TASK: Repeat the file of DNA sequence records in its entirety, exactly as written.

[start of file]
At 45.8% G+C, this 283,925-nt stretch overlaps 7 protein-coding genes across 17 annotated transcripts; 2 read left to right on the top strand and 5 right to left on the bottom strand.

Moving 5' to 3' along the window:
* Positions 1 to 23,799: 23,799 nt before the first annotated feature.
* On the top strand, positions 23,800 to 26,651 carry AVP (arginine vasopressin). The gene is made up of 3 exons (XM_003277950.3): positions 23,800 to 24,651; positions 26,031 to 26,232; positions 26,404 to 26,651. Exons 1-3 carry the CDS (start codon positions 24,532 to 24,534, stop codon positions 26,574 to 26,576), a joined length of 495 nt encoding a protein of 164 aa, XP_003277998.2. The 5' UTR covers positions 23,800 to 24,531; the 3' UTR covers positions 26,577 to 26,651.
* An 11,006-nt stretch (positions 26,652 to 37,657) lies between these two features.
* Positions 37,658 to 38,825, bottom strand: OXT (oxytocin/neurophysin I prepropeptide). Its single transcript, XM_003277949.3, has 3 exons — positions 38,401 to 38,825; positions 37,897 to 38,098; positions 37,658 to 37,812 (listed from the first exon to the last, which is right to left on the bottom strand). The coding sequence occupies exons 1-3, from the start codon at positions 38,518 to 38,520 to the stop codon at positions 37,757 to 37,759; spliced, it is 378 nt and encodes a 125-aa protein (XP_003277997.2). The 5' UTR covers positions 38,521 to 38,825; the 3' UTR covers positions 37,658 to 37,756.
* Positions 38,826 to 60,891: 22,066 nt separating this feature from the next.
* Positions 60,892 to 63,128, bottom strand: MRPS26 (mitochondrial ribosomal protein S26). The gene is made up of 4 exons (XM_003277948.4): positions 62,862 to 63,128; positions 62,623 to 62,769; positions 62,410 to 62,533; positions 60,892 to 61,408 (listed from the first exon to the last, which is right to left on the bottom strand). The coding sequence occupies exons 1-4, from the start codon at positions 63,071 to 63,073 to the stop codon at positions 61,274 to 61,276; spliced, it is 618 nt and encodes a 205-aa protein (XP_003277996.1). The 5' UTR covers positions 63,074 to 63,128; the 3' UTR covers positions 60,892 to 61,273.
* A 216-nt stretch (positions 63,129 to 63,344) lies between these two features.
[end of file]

At 45.8% G+C, this 283,925-nt stretch overlaps 7 protein-coding genes across 17 annotated transcripts; 2 read left to right on the top strand and 5 right to left on the bottom strand.

Moving 5' to 3' along the window:
* Positions 1 to 23,799: 23,799 nt before the first annotated feature.
* On the top strand, positions 23,800 to 26,651 carry AVP (arginine vasopressin). The gene is made up of 3 exons (XM_003277950.3): positions 23,800 to 24,651; positions 26,031 to 26,232; positions 26,404 to 26,651. Exons 1-3 carry the CDS (start codon positions 24,532 to 24,534, stop codon positions 26,574 to 26,576), a joined length of 495 nt encoding a protein of 164 aa, XP_003277998.2. The 5' UTR covers positions 23,800 to 24,531; the 3' UTR covers positions 26,577 to 26,651.
* An 11,006-nt stretch (positions 26,652 to 37,657) lies between these two features.
* Positions 37,658 to 38,825, bottom strand: OXT (oxytocin/neurophysin I prepropeptide). Its single transcript, XM_003277949.3, has 3 exons — positions 38,401 to 38,825; positions 37,897 to 38,098; positions 37,658 to 37,812 (listed from the first exon to the last, which is right to left on the bottom strand). The coding sequence occupies exons 1-3, from the start codon at positions 38,518 to 38,520 to the stop codon at positions 37,757 to 37,759; spliced, it is 378 nt and encodes a 125-aa protein (XP_003277997.2). The 5' UTR covers positions 38,521 to 38,825; the 3' UTR covers positions 37,658 to 37,756.
* Positions 38,826 to 60,891: 22,066 nt separating this feature from the next.
* Positions 60,892 to 63,128, bottom strand: MRPS26 (mitochondrial ribosomal protein S26). The gene is made up of 4 exons (XM_003277948.4): positions 62,862 to 63,128; positions 62,623 to 62,769; positions 62,410 to 62,533; positions 60,892 to 61,408 (listed from the first exon to the last, which is right to left on the bottom strand). The coding sequence occupies exons 1-4, from the start codon at positions 63,071 to 63,073 to the stop codon at positions 61,274 to 61,276; spliced, it is 618 nt and encodes a 205-aa protein (XP_003277996.1). The 5' UTR covers positions 63,074 to 63,128; the 3' UTR covers positions 60,892 to 61,273.
* A 216-nt stretch (positions 63,129 to 63,344) lies between these two features.